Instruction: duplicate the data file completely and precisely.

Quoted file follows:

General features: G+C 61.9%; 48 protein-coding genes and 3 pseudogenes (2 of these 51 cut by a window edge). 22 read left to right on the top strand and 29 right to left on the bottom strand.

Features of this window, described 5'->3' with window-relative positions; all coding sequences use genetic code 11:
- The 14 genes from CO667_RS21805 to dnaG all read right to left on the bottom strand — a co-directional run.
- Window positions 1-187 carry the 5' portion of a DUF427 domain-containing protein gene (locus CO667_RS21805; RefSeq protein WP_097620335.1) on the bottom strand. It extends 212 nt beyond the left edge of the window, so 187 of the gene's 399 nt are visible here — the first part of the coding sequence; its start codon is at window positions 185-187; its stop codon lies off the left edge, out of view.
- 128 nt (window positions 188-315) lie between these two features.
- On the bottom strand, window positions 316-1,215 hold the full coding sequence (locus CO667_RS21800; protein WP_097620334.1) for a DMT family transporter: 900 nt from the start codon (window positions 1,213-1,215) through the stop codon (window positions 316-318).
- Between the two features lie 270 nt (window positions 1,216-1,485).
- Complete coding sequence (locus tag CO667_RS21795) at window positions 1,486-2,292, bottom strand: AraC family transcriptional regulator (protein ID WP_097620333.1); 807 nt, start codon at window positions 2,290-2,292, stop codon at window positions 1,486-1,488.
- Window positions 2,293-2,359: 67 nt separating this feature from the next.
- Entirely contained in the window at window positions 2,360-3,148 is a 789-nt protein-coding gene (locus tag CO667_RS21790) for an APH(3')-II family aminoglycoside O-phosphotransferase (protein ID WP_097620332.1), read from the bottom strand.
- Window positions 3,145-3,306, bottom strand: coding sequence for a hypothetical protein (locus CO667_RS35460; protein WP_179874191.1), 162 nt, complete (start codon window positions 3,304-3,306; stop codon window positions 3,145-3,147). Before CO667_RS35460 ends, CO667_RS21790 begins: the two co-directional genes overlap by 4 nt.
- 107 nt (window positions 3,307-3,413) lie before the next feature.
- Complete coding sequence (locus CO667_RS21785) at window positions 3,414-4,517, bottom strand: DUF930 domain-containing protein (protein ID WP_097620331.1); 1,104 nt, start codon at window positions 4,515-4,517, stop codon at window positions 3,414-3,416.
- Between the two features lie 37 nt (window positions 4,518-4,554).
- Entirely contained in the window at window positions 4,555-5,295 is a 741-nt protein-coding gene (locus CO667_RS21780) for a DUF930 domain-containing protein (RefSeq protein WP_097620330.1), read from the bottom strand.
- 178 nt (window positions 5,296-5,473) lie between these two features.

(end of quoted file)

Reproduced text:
General features: G+C 61.9%; 48 protein-coding genes and 3 pseudogenes (2 of these 51 cut by a window edge). 22 read left to right on the top strand and 29 right to left on the bottom strand.

Features of this window, described 5'->3' with window-relative positions; all coding sequences use genetic code 11:
- The 14 genes from CO667_RS21805 to dnaG all read right to left on the bottom strand — a co-directional run.
- Window positions 1-187 carry the 5' portion of a DUF427 domain-containing protein gene (locus CO667_RS21805; RefSeq protein WP_097620335.1) on the bottom strand. It extends 212 nt beyond the left edge of the window, so 187 of the gene's 399 nt are visible here — the first part of the coding sequence; its start codon is at window positions 185-187; its stop codon lies off the left edge, out of view.
- 128 nt (window positions 188-315) lie between these two features.
- On the bottom strand, window positions 316-1,215 hold the full coding sequence (locus CO667_RS21800; protein WP_097620334.1) for a DMT family transporter: 900 nt from the start codon (window positions 1,213-1,215) through the stop codon (window positions 316-318).
- Between the two features lie 270 nt (window positions 1,216-1,485).
- Complete coding sequence (locus tag CO667_RS21795) at window positions 1,486-2,292, bottom strand: AraC family transcriptional regulator (protein ID WP_097620333.1); 807 nt, start codon at window positions 2,290-2,292, stop codon at window positions 1,486-1,488.
- Window positions 2,293-2,359: 67 nt separating this feature from the next.
- Entirely contained in the window at window positions 2,360-3,148 is a 789-nt protein-coding gene (locus tag CO667_RS21790) for an APH(3')-II family aminoglycoside O-phosphotransferase (protein ID WP_097620332.1), read from the bottom strand.
- Window positions 3,145-3,306, bottom strand: coding sequence for a hypothetical protein (locus CO667_RS35460; protein WP_179874191.1), 162 nt, complete (start codon window positions 3,304-3,306; stop codon window positions 3,145-3,147). Before CO667_RS35460 ends, CO667_RS21790 begins: the two co-directional genes overlap by 4 nt.
- 107 nt (window positions 3,307-3,413) lie before the next feature.
- Complete coding sequence (locus CO667_RS21785) at window positions 3,414-4,517, bottom strand: DUF930 domain-containing protein (protein ID WP_097620331.1); 1,104 nt, start codon at window positions 4,515-4,517, stop codon at window positions 3,414-3,416.
- Between the two features lie 37 nt (window positions 4,518-4,554).
- Entirely contained in the window at window positions 4,555-5,295 is a 741-nt protein-coding gene (locus CO667_RS21780) for a DUF930 domain-containing protein (RefSeq protein WP_097620330.1), read from the bottom strand.
- 178 nt (window positions 5,296-5,473) lie between these two features.